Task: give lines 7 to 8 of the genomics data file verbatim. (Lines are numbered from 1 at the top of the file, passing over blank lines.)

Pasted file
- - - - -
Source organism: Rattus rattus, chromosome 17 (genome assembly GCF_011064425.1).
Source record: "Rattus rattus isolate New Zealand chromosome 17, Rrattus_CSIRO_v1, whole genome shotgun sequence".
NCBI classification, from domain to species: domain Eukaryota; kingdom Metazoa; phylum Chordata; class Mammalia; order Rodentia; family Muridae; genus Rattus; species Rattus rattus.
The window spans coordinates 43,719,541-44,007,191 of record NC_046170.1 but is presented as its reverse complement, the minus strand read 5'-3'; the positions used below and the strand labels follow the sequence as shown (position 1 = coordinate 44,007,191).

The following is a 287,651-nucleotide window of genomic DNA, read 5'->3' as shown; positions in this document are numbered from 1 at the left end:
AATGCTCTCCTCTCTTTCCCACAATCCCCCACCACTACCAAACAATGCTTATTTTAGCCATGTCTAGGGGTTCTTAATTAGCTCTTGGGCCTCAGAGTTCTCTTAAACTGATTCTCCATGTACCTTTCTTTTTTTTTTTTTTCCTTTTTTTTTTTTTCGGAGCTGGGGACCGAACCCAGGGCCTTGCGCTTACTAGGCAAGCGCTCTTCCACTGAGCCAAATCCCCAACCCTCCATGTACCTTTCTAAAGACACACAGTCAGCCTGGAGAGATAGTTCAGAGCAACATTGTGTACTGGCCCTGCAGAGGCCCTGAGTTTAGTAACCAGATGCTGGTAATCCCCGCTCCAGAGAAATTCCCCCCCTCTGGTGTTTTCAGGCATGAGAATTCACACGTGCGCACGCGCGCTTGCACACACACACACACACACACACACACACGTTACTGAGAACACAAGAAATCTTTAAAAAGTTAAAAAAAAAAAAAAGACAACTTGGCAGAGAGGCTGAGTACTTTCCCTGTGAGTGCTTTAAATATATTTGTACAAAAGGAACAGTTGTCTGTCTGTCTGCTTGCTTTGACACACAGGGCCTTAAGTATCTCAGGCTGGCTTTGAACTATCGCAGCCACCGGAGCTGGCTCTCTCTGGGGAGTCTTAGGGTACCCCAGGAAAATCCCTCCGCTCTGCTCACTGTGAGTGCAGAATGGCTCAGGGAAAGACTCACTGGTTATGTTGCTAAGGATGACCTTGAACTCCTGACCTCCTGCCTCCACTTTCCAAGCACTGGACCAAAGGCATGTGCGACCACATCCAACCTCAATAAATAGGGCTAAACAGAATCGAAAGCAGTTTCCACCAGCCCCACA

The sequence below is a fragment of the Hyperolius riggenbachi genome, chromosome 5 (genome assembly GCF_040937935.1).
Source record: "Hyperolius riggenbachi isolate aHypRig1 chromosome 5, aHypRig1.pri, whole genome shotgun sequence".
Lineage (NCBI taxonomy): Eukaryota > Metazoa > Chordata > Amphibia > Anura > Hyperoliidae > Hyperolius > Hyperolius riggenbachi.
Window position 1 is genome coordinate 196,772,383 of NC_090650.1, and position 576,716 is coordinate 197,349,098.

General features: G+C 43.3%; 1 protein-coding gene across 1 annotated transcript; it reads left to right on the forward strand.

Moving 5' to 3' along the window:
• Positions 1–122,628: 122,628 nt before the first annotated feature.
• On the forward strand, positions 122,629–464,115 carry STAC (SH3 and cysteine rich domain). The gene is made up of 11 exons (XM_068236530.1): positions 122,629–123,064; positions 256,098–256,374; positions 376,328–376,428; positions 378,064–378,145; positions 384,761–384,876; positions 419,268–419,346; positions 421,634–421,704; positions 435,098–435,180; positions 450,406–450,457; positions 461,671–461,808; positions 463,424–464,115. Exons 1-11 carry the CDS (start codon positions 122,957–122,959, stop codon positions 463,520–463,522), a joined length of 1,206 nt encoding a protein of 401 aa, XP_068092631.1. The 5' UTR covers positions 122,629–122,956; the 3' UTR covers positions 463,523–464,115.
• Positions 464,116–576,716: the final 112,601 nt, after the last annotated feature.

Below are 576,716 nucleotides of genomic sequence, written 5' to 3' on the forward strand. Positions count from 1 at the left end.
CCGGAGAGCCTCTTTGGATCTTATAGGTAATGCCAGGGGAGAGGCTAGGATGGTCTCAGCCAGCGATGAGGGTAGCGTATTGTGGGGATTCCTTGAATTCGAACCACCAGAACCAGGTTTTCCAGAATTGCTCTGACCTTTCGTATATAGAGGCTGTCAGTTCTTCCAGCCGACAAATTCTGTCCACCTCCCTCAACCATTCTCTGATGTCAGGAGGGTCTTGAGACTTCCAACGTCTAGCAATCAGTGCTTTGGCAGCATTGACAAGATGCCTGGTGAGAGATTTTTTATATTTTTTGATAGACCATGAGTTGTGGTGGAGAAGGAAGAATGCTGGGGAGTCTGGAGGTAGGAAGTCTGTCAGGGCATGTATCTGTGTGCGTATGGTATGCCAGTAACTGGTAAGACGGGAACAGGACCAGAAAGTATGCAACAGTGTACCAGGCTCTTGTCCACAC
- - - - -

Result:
The sequence below is a fragment of the Hyperolius riggenbachi genome, chromosome 5 (genome assembly GCF_040937935.1).
Source record: "Hyperolius riggenbachi isolate aHypRig1 chromosome 5, aHypRig1.pri, whole genome shotgun sequence".